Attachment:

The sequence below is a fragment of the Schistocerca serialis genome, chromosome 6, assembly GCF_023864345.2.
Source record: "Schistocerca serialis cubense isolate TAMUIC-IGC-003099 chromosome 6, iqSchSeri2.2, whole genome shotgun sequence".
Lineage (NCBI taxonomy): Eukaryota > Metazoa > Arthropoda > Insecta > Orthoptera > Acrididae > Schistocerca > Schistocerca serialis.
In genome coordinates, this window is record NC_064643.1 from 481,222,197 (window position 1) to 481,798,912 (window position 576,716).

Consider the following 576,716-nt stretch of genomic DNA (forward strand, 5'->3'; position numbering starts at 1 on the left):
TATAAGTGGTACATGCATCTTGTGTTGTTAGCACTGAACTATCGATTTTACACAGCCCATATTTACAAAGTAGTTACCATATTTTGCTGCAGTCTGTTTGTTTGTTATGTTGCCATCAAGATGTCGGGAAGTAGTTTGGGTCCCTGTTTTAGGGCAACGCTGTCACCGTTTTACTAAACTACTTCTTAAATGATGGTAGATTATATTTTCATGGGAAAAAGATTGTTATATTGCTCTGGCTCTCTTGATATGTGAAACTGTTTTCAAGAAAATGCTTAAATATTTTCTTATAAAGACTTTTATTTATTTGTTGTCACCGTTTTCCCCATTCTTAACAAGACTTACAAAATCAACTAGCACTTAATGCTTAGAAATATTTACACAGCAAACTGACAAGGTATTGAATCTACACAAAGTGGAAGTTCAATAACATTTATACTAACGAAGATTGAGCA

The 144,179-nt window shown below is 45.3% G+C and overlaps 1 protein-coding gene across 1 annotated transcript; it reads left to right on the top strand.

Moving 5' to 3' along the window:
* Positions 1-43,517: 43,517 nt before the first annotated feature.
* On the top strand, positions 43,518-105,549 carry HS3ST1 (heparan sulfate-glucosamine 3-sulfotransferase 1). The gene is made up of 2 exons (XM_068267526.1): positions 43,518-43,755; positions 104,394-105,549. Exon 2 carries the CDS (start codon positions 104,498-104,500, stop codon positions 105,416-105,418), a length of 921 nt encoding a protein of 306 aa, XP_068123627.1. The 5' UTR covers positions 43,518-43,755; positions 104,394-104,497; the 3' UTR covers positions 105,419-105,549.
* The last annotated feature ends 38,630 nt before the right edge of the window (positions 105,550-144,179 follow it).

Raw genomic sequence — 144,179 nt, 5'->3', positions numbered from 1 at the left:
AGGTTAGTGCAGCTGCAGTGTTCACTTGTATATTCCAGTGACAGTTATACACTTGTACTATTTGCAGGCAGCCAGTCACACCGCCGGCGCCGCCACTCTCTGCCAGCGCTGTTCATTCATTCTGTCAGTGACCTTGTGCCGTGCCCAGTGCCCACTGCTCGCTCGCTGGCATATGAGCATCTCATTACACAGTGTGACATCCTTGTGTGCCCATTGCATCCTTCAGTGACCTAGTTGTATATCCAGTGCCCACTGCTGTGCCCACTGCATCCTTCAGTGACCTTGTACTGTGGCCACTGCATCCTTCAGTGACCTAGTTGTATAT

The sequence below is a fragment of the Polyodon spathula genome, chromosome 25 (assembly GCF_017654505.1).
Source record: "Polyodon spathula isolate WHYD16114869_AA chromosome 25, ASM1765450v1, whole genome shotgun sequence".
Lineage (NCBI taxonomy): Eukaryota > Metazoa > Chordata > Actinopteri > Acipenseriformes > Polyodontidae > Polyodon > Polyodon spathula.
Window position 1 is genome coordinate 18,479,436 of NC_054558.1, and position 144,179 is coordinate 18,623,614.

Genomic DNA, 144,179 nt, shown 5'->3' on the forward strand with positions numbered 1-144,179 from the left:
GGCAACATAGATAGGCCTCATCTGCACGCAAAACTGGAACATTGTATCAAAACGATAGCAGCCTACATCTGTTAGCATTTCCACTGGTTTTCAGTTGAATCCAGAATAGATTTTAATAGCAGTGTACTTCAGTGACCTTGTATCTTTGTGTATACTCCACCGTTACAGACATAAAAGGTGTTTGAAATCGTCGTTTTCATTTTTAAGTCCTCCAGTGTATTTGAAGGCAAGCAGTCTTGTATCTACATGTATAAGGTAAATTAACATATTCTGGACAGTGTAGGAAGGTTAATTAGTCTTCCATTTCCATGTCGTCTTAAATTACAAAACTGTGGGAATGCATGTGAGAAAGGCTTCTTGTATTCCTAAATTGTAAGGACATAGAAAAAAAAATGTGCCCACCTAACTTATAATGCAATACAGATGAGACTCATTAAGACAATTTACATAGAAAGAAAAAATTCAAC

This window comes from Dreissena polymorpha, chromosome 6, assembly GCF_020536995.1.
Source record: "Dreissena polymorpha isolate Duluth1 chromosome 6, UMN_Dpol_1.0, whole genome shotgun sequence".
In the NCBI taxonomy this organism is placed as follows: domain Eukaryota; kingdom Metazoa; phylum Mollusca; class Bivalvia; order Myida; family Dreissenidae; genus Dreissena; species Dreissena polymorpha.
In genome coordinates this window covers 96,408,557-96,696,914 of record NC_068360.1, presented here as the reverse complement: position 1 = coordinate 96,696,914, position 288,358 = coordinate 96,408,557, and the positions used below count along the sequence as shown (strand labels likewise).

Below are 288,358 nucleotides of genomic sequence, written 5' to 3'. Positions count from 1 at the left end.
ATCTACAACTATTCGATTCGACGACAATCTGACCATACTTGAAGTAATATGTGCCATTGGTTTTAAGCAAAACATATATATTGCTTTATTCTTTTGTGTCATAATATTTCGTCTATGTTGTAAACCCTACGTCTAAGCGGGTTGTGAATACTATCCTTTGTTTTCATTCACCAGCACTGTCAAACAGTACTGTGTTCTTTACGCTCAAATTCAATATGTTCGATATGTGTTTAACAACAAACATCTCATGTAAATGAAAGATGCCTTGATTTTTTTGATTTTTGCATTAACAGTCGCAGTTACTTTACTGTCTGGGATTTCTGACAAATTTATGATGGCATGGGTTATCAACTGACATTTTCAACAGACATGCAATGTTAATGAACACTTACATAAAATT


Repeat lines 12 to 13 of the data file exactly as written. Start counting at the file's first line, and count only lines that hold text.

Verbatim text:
Raw genomic sequence — 144,179 nt, 5'->3', positions numbered from 1 at the left:
AGGTTAGTGCAGCTGCAGTGTTCACTTGTATATTCCAGTGACAGTTATACACTTGTACTATTTGCAGGCAGCCAGTCACACCGCCGGCGCCGCCACTCTCTGCCAGCGCTGTTCATTCATTCTGTCAGTGACCTTGTGCCGTGCCCAGTGCCCACTGCTCGCTCGCTGGCATATGAGCATCTCATTACACAGTGTGACATCCTTGTGTGCCCATTGCATCCTTCAGTGACCTAGTTGTATATCCAGTGCCCACTGCTGTGCCCACTGCATCCTTCAGTGACCTTGTACTGTGGCCACTGCATCCTTCAGTGACCTAGTTGTATAT